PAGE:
News / December 9, 2023

How To Keep Your Dog Safe At Christmas Time

It is important to keep your dog safe during the christmas period. Here are some tips and advice to ensure you create a safe environment for your dog this Christmas. 

Dogs With Christmas Tree

Christmas tree

If you have a real christmas tree, this has the potential to cause problems for your dog. Pine needles from the tree aren’t toxic to dogs however, they can be dangerous if ingested by your dog, as they can cause irritation in the mouth and digestive system due to the oils they contain and sharpness of the pine needle. Artificial trees can also cause problems as they can shed dangerous plastics which can cause problems for your dog such as choking or internal injury. 

What should you do? 

  • Ensure you keep the area under the tree clean and free from these needles, to decrease the chance of your dog ingesting them by accident. 
  • Discourage your dog from going near the tree 
  • Supervise them when they go near and watch for signs of your dog ingesting he needles; signs include stomach pain, vomiting 

Tree water

Real christmas trees require water which pesticides, fertilisers, or preservatives such as aspirin can be added to in order to make the tree last longer. These can be harmful to your dog if ingested. If water is not changed regularly, harmful bacteria can grow which can cause problems if your dog ingests it. 

What should you do? 

  • Use an artificial tree which doesn’t require water 
  • Put up a tree stand with a cover/shield for the water and cover the tree water basin with a lid, as well as setting up barriers to block the base of the tree 
  • Change the tree water on a regular basis 
  • Just use tap water, and do not add in preservatives 

Ornaments

Flashy ornaments with sounds or lights can easily catch a dog’s eye and look more attractive to playful dogs. If knocked off the tree, these can easily break. Broken glass is of course very dangerous to your dog, and could cause harm to their paws if stepped on, or mouth if ingested. 

What should you do? 

  • Choose to decorate your tree with simple decorations that do not sparkle or dangle down too much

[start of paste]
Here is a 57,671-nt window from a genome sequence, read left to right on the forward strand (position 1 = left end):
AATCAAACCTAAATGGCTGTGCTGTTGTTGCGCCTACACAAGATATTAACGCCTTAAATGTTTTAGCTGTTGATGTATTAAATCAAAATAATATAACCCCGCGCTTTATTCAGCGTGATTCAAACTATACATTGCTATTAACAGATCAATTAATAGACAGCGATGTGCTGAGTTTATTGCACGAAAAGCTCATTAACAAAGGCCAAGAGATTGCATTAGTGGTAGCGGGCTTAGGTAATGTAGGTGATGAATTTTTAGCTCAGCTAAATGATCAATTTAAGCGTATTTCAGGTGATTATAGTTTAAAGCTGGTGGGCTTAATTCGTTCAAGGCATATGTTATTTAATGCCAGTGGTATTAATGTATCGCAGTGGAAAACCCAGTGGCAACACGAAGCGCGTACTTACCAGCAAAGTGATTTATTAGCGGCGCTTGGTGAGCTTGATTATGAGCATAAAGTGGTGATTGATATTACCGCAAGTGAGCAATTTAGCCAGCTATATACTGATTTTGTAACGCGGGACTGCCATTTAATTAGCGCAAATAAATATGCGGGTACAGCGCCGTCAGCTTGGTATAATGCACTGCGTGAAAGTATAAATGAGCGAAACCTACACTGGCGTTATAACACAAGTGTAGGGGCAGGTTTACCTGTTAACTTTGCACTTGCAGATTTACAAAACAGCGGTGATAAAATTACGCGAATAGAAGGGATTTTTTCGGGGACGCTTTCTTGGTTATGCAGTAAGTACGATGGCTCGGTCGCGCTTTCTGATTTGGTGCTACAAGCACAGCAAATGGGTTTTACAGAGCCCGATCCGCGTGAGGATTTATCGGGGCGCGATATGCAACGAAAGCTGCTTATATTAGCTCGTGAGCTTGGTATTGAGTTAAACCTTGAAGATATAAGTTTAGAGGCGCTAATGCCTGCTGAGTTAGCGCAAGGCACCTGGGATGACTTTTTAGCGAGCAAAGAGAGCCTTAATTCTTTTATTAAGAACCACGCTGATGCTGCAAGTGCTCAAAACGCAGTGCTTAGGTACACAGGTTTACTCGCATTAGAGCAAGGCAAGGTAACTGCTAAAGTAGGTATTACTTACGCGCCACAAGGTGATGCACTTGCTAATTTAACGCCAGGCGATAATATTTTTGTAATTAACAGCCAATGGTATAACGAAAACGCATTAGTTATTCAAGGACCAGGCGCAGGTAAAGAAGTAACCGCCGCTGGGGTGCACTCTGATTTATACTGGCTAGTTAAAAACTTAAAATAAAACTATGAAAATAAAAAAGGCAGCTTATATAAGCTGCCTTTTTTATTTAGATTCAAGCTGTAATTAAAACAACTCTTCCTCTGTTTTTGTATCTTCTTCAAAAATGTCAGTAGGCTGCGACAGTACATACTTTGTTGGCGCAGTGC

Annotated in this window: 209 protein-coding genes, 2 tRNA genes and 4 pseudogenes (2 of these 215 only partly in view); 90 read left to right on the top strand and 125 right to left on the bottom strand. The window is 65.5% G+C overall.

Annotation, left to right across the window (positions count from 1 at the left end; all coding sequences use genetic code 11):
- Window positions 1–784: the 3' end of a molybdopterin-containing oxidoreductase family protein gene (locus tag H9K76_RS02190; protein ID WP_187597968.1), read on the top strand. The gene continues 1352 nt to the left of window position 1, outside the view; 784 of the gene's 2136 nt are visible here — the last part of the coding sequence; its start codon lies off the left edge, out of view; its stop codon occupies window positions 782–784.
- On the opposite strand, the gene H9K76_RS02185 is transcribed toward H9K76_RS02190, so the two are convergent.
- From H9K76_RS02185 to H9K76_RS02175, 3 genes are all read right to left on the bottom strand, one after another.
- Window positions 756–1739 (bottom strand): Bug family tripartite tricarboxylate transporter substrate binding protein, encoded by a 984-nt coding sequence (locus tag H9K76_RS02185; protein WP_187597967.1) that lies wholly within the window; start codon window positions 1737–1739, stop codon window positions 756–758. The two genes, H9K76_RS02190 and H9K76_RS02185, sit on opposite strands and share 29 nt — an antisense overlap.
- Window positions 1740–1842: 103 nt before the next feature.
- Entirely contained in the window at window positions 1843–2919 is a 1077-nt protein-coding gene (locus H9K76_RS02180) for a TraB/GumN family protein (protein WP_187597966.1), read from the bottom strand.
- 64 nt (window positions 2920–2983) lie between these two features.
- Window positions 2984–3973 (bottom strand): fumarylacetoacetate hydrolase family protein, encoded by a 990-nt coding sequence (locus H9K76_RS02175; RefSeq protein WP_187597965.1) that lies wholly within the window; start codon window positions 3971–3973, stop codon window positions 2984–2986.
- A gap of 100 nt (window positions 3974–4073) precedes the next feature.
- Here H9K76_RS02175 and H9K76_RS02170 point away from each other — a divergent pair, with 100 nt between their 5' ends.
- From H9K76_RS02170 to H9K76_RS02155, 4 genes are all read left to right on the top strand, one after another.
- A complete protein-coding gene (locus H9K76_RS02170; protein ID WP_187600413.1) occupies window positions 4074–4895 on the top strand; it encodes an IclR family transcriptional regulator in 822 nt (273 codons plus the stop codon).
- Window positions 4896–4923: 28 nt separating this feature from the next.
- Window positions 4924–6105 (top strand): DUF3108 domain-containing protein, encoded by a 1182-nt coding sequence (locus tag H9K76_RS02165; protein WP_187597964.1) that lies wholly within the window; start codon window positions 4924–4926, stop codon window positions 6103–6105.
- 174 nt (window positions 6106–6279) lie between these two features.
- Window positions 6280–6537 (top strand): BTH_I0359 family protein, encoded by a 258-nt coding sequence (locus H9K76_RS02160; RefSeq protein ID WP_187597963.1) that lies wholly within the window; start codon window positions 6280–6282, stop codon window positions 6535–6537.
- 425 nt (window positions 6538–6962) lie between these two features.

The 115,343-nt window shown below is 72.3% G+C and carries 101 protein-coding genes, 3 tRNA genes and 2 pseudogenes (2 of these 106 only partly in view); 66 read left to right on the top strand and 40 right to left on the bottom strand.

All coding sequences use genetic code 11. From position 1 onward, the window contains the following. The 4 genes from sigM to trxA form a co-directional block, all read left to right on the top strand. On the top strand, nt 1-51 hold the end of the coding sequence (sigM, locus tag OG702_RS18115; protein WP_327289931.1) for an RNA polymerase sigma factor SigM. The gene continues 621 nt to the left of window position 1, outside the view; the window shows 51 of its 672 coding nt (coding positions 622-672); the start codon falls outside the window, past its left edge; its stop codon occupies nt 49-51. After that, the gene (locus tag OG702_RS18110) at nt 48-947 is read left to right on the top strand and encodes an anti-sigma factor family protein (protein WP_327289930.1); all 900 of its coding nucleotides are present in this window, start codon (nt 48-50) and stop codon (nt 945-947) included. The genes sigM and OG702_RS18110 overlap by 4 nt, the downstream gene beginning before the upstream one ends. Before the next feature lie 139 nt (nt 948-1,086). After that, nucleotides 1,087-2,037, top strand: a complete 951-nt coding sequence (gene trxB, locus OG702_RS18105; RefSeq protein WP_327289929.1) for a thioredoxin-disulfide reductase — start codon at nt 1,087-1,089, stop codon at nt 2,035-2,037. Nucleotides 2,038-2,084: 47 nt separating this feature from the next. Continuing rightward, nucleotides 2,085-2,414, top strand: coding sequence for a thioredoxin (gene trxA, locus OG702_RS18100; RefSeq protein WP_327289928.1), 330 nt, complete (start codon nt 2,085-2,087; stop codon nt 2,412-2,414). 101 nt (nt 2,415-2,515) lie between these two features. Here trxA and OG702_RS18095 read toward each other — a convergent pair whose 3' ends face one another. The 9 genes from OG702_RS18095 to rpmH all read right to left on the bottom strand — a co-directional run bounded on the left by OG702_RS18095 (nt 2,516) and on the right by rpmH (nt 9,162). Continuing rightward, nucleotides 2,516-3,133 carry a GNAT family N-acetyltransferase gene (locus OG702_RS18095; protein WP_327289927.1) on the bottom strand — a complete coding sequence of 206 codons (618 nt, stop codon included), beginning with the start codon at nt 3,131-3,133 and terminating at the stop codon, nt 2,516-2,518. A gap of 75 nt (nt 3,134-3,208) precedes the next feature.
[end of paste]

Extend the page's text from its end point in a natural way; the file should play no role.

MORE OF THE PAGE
• Use shatterproof or plastic ornaments instead of glass 
  • Place ornaments on higher branches to discourage your dog from playing with them 

Tinsel

Tinsel is one of the biggest hazards to your dog at Christmas. Tinsel can shed and attract your dog’s attention when near the tree. If the strings are ingested by your dog, it can cause blockages to their digestive system that may require surgery to remove.  

What should you do? 

  • Ditch the tinsel altogether, and replace with various dog-safe ornaments 
  • Use ribbons or colourful string that will not easily detach from the tree instead 
Dogs With Christmas Tree

Lights

Christmas lights make a christmas tree look amazing, but when dogs are exposed to these string lights, it could potentially cause harm. Dogs can chew on the cable causing electric shocks or burns, or even cause a fire hazard with the damaged cables. Dogs can also get tangled in the lights and cause harm to themselves. 

What should you do? 

  • Hang lights higher up on your christmas tree so they are out of reach to your dog 
  • Use lower voltage LED lights which are less of a fire hazard 
  • Spray the lights with bitter apple spray to discourage you dog from playing with them 
  • Buy cable protectors to avoid damage to the cord from your dog’s teeth 
  • Don’t let your dog be unsupervised around the christmas tree to prevent any harm or damages which may be caused 

Plants

Various Christmas plants are toxic to dogs. These are; Holly, Mistletoe, Poinsettia, Ivy, Lily, Amaryllis, Yew, Christmas roses. If any of these plants are ingested by your dog, it has the potential to cause serious harm to them, such as vomiting and weakness. There are some plants that are safe for dogs, which can be used to replace the other toxic ones. These are Christmas cactus, roses, orchids, achira, autumn olive. 

What should you do? 

  • Ideally you should replace the toxic plants with dog-safe ones
  • If you still wish to have christmas plants in your home, ensure they are kept safely out of reach from you dog 

Fire safety

Naked flames and playful dogs is obviously a dangerous combination! Open flames, such as candles and fireplaces have the potential to cause serious harm to your dogs. They may burn their nose or paws, or even cause a fire hazard if accidentally knocked over. 

Christmas Dog by Fireplace

What should you do? 

  • Use a fire guard for your fireplace so dogs cannot go near 
  • Supervise your dog when around an open flame and don’t leave them unattended  
  • You could use electric candles instead to avoid causing harm to your dog 
  • As with any open fire, ensure you have the ability to extinguish it in case of emergency  

Home decorations

Decorating your home is a big part of Christmas, however, just like the Christmas tree, it is important to take some precautions to keep your dog safe. Snow globes can be dangerous if broken due to sharp glass and containing antifreeze which is toxic to dogs. Ginger can be dangerous if large amounts are digested by your dog, so keep gingerbread houses or decorations out of reach. Needles from a wreath can be harmful if ingested by your dog for the same reasons as Christmas tree needles. Many decorations can be easily breakable which is not only a problem for you but can cause harm to your dog. 

What should you do? 

  • Keep snow globes away from places it can easily be knocked off, such as edges of tables 
  • Keep gingerbread houses or decorations out of reach to your dog or even choose to build non-edible ‘gingerbread’ houses out of Lego or cardboard
For more information on our residential dog training services please contact us at info@platinumk9.com or call us on 0115 646 0905.